The ringer in Broadhead’s class, however, has to be Kiara Allred, 18, a newly minted graduate of Union High School and a member of its tennis team for three years. She’s studying health sciences, might be a nurse someday, and naturally figured the class would not only be an easy “A” but also fun – unless you’re on the other side of the net from her. “She’s harassing us,” someone pipes in from the group, which responds in laughter.

Game. Set. Fun, for Allred and everyone else on the court.

Hayden Kidd works on his return (and socks) game!

Meet Our Faculty: Ron Valcarce

Ron Valcarce

School of: Science, Mathematics & Engineering
What he teaches:
Organic Chemistry

Number of years teaching at SLCC:

Utah State University

Utah State University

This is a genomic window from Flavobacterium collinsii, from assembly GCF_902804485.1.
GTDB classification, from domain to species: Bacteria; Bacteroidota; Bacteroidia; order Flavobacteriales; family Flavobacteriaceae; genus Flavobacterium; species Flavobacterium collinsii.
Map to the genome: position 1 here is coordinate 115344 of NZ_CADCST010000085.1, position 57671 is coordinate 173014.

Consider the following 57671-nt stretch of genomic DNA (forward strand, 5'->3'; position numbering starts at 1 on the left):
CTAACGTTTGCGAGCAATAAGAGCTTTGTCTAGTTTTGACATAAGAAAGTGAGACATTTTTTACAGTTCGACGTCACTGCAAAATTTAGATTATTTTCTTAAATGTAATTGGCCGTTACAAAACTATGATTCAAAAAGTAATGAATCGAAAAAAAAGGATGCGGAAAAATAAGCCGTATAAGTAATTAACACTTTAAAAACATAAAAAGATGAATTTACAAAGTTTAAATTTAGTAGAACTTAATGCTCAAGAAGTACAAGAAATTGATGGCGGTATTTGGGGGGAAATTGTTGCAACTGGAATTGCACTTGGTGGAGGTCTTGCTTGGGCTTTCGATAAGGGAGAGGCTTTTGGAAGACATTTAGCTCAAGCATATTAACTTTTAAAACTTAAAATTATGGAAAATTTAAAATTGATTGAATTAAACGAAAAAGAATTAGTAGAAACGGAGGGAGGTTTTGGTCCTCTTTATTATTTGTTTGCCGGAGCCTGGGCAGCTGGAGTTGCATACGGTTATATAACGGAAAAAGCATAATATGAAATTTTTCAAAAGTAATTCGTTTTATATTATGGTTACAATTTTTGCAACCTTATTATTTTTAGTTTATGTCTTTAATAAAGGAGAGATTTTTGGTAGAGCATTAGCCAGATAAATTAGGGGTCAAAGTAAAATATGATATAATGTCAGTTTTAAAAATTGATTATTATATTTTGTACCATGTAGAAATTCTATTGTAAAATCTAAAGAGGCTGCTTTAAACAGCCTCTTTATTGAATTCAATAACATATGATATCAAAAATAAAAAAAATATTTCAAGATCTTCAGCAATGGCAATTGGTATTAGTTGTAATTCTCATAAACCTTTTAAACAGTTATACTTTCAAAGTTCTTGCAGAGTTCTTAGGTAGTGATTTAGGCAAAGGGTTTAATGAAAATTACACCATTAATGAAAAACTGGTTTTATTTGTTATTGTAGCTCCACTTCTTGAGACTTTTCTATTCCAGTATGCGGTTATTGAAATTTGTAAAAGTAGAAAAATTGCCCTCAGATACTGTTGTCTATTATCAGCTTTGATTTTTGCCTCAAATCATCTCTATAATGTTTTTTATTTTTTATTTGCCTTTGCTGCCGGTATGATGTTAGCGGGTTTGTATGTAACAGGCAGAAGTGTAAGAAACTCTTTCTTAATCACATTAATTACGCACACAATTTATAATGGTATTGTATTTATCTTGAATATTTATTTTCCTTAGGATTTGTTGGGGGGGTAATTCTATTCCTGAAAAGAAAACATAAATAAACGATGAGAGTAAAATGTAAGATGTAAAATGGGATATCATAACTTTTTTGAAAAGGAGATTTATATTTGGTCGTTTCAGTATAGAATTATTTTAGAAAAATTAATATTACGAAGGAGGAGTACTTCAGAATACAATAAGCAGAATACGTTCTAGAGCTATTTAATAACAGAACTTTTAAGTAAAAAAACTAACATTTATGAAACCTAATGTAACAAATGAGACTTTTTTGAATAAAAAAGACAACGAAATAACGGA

Ron Valcarce teaches high school students the science behind making lip balm in the lab.

Why working at SLCC matters:

It has been my honor to teach at Salt Lake Community College, a place where students can and do change their lives. During my time here at SLCC working with my colleagues in the chemistry department, we have helped countless students find success in our classrooms and transition to become scientists, pharmacists, doctors, dentists and physician assistants. We have former students practicing successfully in all areas of the scientific and healthcare fields. Many, if not most of them, would not be in those professional positions if it were not for SLCC, which is the access point that gives these students opportunities for personal and professional success.     

How important SLCC is for our community: